Business Recap AP Short at 12:14pm EST | Deal

Asia-Pacific leaders address trade and sustainability in Bangkok

BANGKOK (AP) — The war in Ukraine, great power rivalry in Asia, inflation and food and energy shortages are among the issues vying for attention at an Asia-Pacific summit. The gathering, the latest of three consecutive gatherings of world leaders, is the annual summit of the 21-member Asia-Pacific Economic Cooperation Forum. On Thursday, foreign and trade ministers were completing work on the year-long effort to form a consensus on a range of often controversial issues. The meetings are taking place in the Thai capital in a place surrounded by riot police and cordoned off in all directions. APEC’s official mission is to promote regional economic integration. Most of the business conducted takes place on the sidelines of the summit.

Rising food costs take a bite out of Thanksgiving dinner

Americans are preparing for an expensive Thanksgiving this year, with double-digit percentage increases in the price of turkey, potatoes, stuffing, canned pumpkin and other staples. Higher production costs are only part of the reason; disease, bad weather and war in Ukraine also contribute. Turkish supplies are at their lowest point since 1986 after a deadly bird flu wiped out farms, and prices have risen about 28%. But experts say there will be no shortage of whole birds because producers have shifted production to meet Thanksgiving demand. Meanwhile, stores like Walmart, Lidl, and Aldi are offering deals to reduce sticker shock.

Key Fed official says he is open to slowing hikes in December

WASHINGTON (AP) – Christopher Waller, a key Federal Reserve official, has added his voice to a growing number of Fed officials who have suggested the central bank will likely slow the pace of its interest rate hikes starting in December. . Waller, a member of the Fed’s board of governors, said he was open to raising the Fed’s key rate by half a point next month in light of evidence that inflation could cool down. In each of its four most recent policy meetings, the central bank raised its key rate aggressively by three-quarters of a point. The cumulative effect has been to make many consumer and business loans more expensive and to increase the risk of a recession.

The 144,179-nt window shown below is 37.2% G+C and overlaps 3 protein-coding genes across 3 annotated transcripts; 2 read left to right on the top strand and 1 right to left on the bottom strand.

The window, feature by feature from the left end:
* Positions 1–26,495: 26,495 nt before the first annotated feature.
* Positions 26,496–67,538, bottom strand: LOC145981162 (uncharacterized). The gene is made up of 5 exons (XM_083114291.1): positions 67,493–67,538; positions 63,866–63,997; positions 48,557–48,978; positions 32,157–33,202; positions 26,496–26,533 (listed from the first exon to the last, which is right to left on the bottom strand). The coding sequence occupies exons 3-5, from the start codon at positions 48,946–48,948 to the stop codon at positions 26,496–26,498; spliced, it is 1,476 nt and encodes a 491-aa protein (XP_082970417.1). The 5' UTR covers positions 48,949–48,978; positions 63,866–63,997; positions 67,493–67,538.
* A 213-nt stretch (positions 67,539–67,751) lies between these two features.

Amazon begins mass layoffs among its corporate workforce

NEW YORK (AP) — Amazon has begun mass layoffs in its corporate ranks, becoming the latest tech company to reduce its workforce amid growing fears about the broader business environment. The company notified California regional authorities on Tuesday that it would be laying off about 260 workers at various facilities that employ data scientists, software engineers and other corporate workers. The company did not specify how many other layoffs it may be pending beyond those confirmed through the California filing. Some corporate employees in Seattle, Washington said on LinkedIn on Tuesday that they, too, were fired. In an announcement posted to its website on Wednesday, Amazon said affected employees were notified on Tuesday.

Asian benchmarks are largely down on lingering concerns over China

TOKYO (AP) – Asian stocks fell mostly amid concerns about the impact of China’s “zero-COVID” strategy mixed with hopes for economic activity and a return to normality in tourism. Benchmarks fell in Tokyo, Seoul, Hong Kong and Shanghai, while gaining in Sydney. Oil prices have gone down. Market watchers have noted concerns about how the Federal Reserve might not ease its aggressive interest rate hikes, which are aimed at curbing inflationary pressures. Retailers and tech companies led a large decline on Wall Street. China is maintaining its “zero-COVID” approach to completely eliminate the coronavirus. Localized lockdowns and other restrictions have caused a supply crunch for some of Asia’s biggest producers, denting economic growth.